Save Your Green Ethics for Some Other Guy
I have absolutely no idea what green ethics are…no, wait, I do know one thing that “green ethics” are. The phrase “green ethics” is just another marketing ploy, a way to get people to buy something, which in this case is environmental conservation. Why, for example, don’t we call it brown ethics? I mean the color brown is at least as prevalent in nature as the color green and maybe more omnipresent: dirt, rock, tree bark, etc. Brown just isn’t pretty to most people (reminding us of being dirty) and green has such a lovely bejeweled radiance. It is sort of like how everyone wants to save the cute, cuddly animals that we’ve anthropomorphized in our culture but no one gives a rat’s ass about the ugly ones, including rats. Everyone wants to save the dolphins but no one cares about the slime eel. Can you smell the hypocrisy?
As far as living in an environmentally friendly way, I learned almost all I know from my parents. Growing up in our house frugality was a way of life, not environmentalism–but the effect was essentially the same. There were rules in our house and while they sucked at the time, now that I pay the bills they make a lot of sense.
Rule #1: Turn the lights out and/or television off when you leave a room. Saves electricity and money! (We didn’t have computers at home back then.)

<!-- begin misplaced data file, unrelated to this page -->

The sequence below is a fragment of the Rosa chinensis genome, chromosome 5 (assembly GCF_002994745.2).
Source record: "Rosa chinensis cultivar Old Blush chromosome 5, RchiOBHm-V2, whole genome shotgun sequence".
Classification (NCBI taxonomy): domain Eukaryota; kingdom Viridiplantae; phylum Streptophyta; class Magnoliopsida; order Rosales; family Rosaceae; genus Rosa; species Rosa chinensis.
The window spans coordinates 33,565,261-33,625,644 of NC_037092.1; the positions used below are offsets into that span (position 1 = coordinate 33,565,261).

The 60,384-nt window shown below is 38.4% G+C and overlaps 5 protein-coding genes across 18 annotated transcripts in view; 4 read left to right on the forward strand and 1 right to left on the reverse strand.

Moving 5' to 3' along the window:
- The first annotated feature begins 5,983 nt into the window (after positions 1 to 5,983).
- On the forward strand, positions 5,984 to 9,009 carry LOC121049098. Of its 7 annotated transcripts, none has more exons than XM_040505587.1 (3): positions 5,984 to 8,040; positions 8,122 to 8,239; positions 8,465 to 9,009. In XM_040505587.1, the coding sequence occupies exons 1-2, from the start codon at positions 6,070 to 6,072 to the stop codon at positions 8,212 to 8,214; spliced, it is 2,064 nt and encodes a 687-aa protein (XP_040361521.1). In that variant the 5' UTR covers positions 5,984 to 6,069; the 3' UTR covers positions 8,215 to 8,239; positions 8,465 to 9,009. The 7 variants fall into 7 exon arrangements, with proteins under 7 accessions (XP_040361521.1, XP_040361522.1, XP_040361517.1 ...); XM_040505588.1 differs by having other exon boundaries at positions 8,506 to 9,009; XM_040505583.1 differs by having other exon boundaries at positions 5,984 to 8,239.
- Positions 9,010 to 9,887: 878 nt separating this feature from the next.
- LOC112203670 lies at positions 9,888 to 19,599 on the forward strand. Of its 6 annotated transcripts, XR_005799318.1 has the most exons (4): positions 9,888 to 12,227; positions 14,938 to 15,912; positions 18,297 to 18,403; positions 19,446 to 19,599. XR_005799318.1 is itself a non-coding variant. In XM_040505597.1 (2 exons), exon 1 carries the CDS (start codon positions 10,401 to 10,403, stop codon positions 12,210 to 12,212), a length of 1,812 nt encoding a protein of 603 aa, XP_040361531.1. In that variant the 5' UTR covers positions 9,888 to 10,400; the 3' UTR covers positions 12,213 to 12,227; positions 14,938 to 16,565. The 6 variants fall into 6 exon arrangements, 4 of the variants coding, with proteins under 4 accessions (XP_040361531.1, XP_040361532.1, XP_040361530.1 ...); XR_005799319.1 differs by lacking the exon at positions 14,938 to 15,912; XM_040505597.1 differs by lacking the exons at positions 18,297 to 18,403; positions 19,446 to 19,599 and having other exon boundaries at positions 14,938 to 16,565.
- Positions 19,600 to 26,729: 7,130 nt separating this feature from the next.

Rule#2: If it’s brown flush it down, if it’s yellow let it mellow. Saves water and thus money!! (The city charges you for water and sewer so they get you coming and going, so to speak.)
Rule #3: Strict four minute shower time limit. Saves water and yes money!!
Rule #4: Turn the water off when you brush your teeth or scrub dishes. You guessed it, money!!
My parents didn’t even think about the environment but we did many of these things out of a sense of frugality, “waste not, want not”, as the saying goes. I am pretty sure this is because my mom was the oldest of twelve siblings and grew up very poor as a child. We even experimented with alternative energy in the 70’s and 80’ including passive solar (installing banks of windows on the south side of the house and skylights), burning wood and coal. Sadly, it ended up being cheaper and cleaner to burn oil.
Americans are economically motivated people and money needs to be the enticement to conserve and recycle, not some vague sense of green ethics. Besides, what gives anyone the right to decide my morality for me or yours for you, within the parameters of the law of course. Green ethics are like bullshit political correctness, recycled. The economic recession is probably the best thing to happen to the environmental movement as average people now see it as in their best interest to save, re-use and recycle. One can, and we do try to, live sustainably but I don’t need someone else telling me how I should do it.
The best guidance, again, came from my dad, when he told me, “We don’t really own this property; we’re just caretakers, holding it in trust for future generations.” With that mindset, we can’t help wanting to protect our planet and our resources.
hmmm. just realizing this: growing up in *our* house was just about as far away from frugality as you can get. it was more like, how much can we spend and get away with it? so, maybe that’s why being green doesn’t come as naturally to me as spending green.